KC: Right . . . like a contemporary form of an ‘ahu . . . that’s what makes the piece even stronger is when there are several interpretations. Sometimes . . . I’m not that familiar with certain things or aspects of the culture, but I know I just have to follow where I’m led and when things reveal themselves it reinforces the fact that I am on the right path, and I am Hawaiian.
I’m just a vehicle through which things happen, but it’s important for me and the way I work to consult others, because I don’t know it all. I think the more people that are involved, then the more knowledge that can be put into the piece. I think it’s important for me to talk about it, because then it’s more of a collaboration instead of an individual making the piece. I like to hear other people’s interpretations of the work, because there’s much more to it than what I see, like with the wood, the alahe‘e. I tried all these different things first but there it was, waiting. I am discovering things through this process. It’s a really interesting progression, because you’re really delving into two worlds: the one where as an artist you’re the "creator," but you’re not. You’re really not the creator at all. I’m just a vessel or vehicle through which these things come up in. When I talk to people, more things come out. To me, that’s the exciting part, this thing revealing itself . . . it clicks and you see it in a different light.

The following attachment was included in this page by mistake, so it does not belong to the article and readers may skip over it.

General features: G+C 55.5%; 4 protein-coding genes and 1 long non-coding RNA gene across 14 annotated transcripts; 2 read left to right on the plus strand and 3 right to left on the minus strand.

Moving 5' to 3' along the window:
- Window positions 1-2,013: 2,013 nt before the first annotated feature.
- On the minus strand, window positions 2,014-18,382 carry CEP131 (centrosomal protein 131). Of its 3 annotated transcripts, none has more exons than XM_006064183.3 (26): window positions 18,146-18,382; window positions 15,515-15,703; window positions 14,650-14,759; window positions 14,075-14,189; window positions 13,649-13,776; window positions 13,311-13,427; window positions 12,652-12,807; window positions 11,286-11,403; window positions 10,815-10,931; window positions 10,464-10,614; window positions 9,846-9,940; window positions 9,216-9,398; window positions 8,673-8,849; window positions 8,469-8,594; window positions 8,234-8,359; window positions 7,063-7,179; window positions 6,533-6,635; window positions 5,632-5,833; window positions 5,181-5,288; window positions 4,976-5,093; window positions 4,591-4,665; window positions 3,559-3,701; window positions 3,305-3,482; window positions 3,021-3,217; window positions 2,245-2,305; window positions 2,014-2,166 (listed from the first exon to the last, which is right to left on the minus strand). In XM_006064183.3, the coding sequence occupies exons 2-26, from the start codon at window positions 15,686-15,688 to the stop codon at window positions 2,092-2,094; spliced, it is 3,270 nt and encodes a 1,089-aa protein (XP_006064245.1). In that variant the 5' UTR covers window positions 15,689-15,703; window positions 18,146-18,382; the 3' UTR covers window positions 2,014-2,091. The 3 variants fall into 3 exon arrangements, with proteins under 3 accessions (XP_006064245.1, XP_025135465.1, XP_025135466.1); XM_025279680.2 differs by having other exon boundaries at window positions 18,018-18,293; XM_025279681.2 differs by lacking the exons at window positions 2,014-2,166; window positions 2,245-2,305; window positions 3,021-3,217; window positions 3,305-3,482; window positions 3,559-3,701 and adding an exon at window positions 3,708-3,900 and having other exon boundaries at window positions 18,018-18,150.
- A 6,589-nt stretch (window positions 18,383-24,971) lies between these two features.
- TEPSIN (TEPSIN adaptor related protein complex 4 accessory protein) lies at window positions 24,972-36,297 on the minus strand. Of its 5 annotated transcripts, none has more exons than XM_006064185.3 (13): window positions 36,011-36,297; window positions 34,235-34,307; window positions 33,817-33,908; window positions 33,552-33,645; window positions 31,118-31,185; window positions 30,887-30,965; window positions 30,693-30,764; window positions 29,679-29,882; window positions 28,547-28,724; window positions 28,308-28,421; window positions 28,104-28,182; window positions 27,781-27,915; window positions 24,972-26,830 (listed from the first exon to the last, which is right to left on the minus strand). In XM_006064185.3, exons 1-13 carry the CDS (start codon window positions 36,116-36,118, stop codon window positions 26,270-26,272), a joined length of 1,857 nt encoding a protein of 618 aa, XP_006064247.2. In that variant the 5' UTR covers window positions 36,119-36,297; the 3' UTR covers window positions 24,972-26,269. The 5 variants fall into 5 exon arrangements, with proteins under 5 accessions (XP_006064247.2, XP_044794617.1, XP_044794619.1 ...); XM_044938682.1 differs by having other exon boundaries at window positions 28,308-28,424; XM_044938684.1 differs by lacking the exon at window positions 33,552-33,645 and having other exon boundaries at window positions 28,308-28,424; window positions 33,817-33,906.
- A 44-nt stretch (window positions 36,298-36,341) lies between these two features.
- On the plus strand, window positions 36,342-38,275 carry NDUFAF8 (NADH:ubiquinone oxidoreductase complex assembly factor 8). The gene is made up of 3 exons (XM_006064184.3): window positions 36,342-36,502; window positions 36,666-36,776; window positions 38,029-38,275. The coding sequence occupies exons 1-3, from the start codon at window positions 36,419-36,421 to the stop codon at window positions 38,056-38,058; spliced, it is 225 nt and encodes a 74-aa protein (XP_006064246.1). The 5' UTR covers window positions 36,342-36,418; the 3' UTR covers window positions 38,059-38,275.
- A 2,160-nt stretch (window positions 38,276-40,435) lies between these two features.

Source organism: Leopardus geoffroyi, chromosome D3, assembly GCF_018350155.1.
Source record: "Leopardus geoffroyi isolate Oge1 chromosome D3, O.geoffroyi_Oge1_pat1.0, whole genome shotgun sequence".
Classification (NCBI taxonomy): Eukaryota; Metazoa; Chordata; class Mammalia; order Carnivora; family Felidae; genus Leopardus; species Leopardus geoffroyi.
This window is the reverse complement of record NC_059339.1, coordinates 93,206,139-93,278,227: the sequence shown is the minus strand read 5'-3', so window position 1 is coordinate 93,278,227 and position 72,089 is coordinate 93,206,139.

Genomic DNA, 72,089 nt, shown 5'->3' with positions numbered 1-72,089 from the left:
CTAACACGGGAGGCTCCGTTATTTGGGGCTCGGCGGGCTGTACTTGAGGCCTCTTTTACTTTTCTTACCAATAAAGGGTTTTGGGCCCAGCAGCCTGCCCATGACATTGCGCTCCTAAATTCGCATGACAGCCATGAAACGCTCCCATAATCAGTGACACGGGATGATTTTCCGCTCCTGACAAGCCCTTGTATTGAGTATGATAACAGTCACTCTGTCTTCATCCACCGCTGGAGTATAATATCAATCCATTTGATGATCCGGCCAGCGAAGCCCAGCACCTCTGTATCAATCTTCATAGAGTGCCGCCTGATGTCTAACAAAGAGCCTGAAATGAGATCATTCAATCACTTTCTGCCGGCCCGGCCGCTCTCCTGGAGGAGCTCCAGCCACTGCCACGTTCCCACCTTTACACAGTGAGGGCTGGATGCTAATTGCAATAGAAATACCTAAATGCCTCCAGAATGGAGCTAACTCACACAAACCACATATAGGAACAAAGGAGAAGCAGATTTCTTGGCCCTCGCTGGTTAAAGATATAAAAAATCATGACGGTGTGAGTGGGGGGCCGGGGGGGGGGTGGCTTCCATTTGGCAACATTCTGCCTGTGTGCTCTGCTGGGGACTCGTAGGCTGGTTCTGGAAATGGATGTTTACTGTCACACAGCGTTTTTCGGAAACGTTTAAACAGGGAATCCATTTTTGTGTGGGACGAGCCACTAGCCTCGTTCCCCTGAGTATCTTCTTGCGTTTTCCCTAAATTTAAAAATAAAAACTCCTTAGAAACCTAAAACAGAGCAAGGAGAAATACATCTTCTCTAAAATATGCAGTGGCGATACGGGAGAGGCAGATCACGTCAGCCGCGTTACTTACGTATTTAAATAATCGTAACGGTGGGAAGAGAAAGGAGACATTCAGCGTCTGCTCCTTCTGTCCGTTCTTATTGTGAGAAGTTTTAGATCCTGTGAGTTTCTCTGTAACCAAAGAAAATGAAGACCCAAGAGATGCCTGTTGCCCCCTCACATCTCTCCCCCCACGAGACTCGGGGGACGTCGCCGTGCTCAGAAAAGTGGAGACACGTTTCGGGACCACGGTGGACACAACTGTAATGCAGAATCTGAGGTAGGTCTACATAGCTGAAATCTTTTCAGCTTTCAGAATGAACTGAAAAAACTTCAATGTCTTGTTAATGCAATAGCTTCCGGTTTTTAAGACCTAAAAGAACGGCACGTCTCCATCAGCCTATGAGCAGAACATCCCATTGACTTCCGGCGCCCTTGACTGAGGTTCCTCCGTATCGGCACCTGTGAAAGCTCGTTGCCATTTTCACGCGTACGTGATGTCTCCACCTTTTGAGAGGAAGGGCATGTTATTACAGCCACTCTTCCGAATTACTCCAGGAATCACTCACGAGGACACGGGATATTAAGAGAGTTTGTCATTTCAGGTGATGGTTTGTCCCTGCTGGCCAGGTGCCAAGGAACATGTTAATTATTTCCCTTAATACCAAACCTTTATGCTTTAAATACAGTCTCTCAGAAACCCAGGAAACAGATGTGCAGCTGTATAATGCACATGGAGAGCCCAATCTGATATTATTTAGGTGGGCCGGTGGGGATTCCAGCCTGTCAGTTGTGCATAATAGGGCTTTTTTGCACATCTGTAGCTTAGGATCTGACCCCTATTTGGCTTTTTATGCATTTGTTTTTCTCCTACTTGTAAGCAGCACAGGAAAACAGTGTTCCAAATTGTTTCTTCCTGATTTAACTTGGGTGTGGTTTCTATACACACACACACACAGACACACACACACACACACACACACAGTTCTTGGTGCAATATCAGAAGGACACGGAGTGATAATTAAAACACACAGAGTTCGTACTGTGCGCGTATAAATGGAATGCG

MG: And it reinforces what you’re doing.
KC: Right! It does reinforce it. I don’t speak the language, I’m not involved with a hālau . . . I grew up without those kinds of things, but I know deep down inside that I grew up Hawaiian. This is my participation—not my expression—but my participation in trying to create relationships with these pōhaku and with the community that are Hawaiian in their nature, relationships based on a Hawaiian foundation. That brings my family into it . . . these pōhaku are my family, family is not just immediate relations. But my mother and father are very integral to my work. I talk with them. I first started out making weapons—the anger that I had saw that as one way . . . these weapons can be used to kill somebody, it was powerful. But my mom always tried to tell me to tone it down a little bit [laughing]. It’s like with the language—you can be subtle. You don’t have to say it directly. There are many, many different connotations to mentioning a flower. And my mom is the one that is always directing me to look into that more subtle approach, instead of "in your face," shoving it down your throat type of thing.